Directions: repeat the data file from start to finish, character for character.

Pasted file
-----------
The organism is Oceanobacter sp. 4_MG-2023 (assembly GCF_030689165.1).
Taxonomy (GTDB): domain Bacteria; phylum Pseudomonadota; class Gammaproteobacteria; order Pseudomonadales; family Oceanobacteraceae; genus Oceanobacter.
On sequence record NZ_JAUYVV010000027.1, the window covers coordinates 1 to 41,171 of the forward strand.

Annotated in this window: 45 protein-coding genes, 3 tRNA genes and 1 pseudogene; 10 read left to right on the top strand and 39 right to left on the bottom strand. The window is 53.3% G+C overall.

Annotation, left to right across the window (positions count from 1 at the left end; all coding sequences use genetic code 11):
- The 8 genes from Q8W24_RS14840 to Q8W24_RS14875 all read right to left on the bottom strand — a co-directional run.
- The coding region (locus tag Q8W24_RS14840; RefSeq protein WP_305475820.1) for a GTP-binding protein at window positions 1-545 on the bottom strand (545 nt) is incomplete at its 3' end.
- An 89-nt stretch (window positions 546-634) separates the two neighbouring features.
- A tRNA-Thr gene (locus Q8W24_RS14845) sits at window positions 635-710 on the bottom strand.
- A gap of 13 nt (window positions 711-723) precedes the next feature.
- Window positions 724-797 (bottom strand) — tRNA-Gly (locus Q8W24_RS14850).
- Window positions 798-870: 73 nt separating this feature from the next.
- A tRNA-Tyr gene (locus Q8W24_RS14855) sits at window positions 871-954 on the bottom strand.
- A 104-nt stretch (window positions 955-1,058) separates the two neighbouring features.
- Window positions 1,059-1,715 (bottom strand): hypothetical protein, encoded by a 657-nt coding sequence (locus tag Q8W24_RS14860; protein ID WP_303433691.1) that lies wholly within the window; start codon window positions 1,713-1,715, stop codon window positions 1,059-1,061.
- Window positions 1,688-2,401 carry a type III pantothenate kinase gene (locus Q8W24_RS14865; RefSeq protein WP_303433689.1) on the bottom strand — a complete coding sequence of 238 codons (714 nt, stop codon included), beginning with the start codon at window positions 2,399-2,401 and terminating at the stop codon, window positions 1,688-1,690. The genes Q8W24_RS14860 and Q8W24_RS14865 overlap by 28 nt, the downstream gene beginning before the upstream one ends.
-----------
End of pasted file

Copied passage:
The organism is Oceanobacter sp. 4_MG-2023 (assembly GCF_030689165.1).
Taxonomy (GTDB): domain Bacteria; phylum Pseudomonadota; class Gammaproteobacteria; order Pseudomonadales; family Oceanobacteraceae; genus Oceanobacter.
On sequence record NZ_JAUYVV010000027.1, the window covers coordinates 1 to 41,171 of the forward strand.

Annotated in this window: 45 protein-coding genes, 3 tRNA genes and 1 pseudogene; 10 read left to right on the top strand and 39 right to left on the bottom strand. The window is 53.3% G+C overall.

Annotation, left to right across the window (positions count from 1 at the left end; all coding sequences use genetic code 11):
- The 8 genes from Q8W24_RS14840 to Q8W24_RS14875 all read right to left on the bottom strand — a co-directional run.
- The coding region (locus tag Q8W24_RS14840; RefSeq protein WP_305475820.1) for a GTP-binding protein at window positions 1-545 on the bottom strand (545 nt) is incomplete at its 3' end.
- An 89-nt stretch (window positions 546-634) separates the two neighbouring features.
- A tRNA-Thr gene (locus Q8W24_RS14845) sits at window positions 635-710 on the bottom strand.
- A gap of 13 nt (window positions 711-723) precedes the next feature.
- Window positions 724-797 (bottom strand) — tRNA-Gly (locus Q8W24_RS14850).
- Window positions 798-870: 73 nt separating this feature from the next.
- A tRNA-Tyr gene (locus Q8W24_RS14855) sits at window positions 871-954 on the bottom strand.
- A 104-nt stretch (window positions 955-1,058) separates the two neighbouring features.
- Window positions 1,059-1,715 (bottom strand): hypothetical protein, encoded by a 657-nt coding sequence (locus tag Q8W24_RS14860; protein ID WP_303433691.1) that lies wholly within the window; start codon window positions 1,713-1,715, stop codon window positions 1,059-1,061.
- Window positions 1,688-2,401 carry a type III pantothenate kinase gene (locus Q8W24_RS14865; RefSeq protein WP_303433689.1) on the bottom strand — a complete coding sequence of 238 codons (714 nt, stop codon included), beginning with the start codon at window positions 2,399-2,401 and terminating at the stop codon, window positions 1,688-1,690. The genes Q8W24_RS14860 and Q8W24_RS14865 overlap by 28 nt, the downstream gene beginning before the upstream one ends.